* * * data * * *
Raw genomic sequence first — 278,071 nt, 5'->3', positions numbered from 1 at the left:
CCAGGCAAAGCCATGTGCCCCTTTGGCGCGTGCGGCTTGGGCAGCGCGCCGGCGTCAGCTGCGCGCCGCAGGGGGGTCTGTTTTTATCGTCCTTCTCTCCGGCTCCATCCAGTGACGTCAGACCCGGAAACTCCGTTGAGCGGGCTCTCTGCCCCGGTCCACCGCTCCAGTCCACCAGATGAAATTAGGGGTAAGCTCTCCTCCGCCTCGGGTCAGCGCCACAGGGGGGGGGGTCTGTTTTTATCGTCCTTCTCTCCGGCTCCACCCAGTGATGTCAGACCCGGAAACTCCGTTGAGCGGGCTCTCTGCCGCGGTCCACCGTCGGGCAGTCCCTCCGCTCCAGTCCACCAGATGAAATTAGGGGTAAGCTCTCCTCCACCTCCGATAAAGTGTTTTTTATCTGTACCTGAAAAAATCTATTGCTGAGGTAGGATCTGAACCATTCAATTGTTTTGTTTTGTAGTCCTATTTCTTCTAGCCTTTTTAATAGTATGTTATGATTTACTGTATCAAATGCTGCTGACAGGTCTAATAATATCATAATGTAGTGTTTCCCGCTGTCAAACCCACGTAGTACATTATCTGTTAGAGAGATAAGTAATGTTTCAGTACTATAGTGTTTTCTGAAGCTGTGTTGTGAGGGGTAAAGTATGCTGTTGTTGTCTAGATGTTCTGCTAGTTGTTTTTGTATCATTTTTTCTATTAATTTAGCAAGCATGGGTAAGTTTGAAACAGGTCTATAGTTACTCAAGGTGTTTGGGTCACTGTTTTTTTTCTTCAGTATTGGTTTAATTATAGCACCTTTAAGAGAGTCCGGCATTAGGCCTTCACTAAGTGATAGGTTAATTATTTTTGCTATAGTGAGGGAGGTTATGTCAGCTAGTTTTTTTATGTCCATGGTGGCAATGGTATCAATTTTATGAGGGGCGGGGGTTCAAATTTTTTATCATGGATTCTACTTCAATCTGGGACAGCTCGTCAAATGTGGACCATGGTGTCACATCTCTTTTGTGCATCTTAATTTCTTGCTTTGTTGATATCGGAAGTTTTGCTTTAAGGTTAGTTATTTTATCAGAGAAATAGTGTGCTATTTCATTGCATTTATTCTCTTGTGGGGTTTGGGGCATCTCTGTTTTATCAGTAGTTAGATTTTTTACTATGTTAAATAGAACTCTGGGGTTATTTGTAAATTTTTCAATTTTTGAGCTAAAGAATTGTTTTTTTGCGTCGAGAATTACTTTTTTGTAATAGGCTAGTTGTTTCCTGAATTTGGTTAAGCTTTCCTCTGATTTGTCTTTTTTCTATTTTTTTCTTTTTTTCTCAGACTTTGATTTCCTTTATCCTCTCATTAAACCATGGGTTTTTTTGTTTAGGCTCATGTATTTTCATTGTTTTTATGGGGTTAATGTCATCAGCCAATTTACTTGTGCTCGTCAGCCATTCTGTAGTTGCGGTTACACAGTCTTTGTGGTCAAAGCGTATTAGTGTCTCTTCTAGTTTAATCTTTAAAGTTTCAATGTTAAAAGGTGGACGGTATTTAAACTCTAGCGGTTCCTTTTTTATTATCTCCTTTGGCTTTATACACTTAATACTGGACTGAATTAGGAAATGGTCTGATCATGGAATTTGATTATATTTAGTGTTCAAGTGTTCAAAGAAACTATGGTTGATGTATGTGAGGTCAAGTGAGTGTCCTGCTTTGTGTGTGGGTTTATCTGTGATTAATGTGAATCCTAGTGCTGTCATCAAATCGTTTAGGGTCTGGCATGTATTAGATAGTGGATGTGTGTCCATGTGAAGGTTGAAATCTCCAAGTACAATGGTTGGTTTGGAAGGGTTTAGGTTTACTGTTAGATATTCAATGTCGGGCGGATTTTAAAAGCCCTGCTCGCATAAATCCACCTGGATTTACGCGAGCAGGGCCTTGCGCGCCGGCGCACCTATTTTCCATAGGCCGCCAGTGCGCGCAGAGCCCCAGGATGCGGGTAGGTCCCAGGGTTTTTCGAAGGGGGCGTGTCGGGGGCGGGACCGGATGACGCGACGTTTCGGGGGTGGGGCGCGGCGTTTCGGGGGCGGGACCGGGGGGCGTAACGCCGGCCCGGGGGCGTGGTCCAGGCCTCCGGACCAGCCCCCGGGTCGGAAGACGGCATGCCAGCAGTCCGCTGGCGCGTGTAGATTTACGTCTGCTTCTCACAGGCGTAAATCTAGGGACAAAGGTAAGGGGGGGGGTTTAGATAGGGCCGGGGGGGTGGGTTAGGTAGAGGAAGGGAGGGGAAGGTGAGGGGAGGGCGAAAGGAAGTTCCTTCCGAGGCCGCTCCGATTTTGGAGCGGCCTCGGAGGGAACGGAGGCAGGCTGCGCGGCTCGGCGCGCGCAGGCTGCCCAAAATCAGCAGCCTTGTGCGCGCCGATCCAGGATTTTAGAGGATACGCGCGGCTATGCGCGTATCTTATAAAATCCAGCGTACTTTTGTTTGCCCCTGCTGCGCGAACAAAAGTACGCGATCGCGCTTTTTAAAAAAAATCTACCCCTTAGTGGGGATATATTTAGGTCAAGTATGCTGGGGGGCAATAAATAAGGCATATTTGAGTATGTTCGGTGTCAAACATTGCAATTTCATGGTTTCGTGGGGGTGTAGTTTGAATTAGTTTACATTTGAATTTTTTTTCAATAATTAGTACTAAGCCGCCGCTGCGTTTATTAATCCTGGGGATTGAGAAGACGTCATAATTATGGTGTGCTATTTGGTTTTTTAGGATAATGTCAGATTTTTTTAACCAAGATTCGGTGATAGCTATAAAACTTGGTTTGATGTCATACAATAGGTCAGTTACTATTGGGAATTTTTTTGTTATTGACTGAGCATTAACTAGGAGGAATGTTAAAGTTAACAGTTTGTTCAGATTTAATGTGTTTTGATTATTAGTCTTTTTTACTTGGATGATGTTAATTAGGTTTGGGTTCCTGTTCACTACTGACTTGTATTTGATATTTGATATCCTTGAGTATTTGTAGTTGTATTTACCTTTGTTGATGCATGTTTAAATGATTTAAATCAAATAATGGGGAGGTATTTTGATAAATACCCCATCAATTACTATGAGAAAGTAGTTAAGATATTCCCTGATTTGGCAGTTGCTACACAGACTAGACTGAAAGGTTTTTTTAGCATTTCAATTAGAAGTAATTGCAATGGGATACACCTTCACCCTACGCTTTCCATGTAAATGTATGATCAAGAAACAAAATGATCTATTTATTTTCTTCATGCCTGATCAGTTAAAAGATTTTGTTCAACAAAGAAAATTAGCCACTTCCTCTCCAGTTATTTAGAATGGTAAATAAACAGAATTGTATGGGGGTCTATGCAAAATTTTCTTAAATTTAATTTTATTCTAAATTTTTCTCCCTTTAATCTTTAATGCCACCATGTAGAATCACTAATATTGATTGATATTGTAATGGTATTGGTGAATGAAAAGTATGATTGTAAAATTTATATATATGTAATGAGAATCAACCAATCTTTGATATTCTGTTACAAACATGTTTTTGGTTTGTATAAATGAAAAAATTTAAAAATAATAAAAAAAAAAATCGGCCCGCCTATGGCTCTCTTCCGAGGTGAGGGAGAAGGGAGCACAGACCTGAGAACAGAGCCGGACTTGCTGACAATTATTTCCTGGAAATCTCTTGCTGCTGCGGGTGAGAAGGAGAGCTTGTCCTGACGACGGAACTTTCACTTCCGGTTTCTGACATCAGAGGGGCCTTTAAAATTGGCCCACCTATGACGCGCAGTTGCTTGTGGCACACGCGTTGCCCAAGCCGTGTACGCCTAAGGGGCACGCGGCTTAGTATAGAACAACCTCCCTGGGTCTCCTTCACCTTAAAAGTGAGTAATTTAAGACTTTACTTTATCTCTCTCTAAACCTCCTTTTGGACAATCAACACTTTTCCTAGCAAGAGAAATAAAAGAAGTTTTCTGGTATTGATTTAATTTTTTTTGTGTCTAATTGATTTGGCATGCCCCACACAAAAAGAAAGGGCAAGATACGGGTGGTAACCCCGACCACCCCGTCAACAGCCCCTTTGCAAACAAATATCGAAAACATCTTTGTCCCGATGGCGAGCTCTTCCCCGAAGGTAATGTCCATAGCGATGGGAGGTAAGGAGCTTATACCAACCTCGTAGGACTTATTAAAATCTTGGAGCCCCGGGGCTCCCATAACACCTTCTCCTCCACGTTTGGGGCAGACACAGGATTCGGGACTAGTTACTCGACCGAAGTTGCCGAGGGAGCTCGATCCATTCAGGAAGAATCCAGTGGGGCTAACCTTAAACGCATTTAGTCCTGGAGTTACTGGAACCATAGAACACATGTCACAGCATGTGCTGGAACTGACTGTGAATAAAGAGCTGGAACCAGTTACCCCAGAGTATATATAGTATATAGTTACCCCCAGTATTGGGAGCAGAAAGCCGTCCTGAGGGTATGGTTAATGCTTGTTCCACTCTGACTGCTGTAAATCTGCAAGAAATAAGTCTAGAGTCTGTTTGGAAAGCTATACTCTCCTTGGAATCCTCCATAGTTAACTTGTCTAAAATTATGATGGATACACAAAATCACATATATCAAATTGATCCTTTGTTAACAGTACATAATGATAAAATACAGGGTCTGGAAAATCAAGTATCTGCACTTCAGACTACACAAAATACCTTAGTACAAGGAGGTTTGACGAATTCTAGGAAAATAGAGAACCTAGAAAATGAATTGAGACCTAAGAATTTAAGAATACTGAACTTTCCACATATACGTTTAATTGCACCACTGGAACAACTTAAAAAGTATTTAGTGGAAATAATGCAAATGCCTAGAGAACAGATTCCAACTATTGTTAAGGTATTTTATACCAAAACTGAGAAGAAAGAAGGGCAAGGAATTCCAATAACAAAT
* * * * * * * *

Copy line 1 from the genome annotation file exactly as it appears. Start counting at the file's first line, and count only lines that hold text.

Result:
Raw genomic sequence first — 278,071 nt, 5'->3', positions numbered from 1 at the left: